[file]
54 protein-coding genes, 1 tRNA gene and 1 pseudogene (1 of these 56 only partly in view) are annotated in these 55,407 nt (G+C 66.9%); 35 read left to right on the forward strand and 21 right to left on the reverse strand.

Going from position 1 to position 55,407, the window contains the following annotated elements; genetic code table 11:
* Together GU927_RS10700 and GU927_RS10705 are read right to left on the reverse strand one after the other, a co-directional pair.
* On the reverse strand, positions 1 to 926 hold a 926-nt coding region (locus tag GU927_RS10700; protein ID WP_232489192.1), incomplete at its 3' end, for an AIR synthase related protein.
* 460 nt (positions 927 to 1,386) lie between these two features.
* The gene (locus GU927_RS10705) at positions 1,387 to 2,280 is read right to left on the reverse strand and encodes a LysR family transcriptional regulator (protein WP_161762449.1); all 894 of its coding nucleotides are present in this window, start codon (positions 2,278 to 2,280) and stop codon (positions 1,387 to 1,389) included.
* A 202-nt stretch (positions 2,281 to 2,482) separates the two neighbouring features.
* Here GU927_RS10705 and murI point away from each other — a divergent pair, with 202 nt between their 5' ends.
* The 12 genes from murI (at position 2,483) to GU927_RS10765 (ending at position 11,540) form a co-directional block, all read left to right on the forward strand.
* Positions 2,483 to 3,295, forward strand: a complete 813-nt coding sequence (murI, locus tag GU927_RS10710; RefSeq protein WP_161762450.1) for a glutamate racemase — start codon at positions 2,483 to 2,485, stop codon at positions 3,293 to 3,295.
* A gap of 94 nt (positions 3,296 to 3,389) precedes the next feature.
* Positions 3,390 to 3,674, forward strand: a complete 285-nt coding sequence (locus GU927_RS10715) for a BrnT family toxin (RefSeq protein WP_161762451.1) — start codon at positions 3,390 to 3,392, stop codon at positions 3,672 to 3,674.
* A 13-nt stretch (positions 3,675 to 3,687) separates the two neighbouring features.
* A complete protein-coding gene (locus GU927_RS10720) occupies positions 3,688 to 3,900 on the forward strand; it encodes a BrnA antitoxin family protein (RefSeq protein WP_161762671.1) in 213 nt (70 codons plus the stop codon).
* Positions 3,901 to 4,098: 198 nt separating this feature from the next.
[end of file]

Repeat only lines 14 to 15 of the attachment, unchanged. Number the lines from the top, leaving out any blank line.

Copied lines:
* A complete protein-coding gene (locus GU927_RS10720) occupies positions 3,688 to 3,900 on the forward strand; it encodes a BrnA antitoxin family protein (RefSeq protein WP_161762671.1) in 213 nt (70 codons plus the stop codon).
* Positions 3,901 to 4,098: 198 nt separating this feature from the next.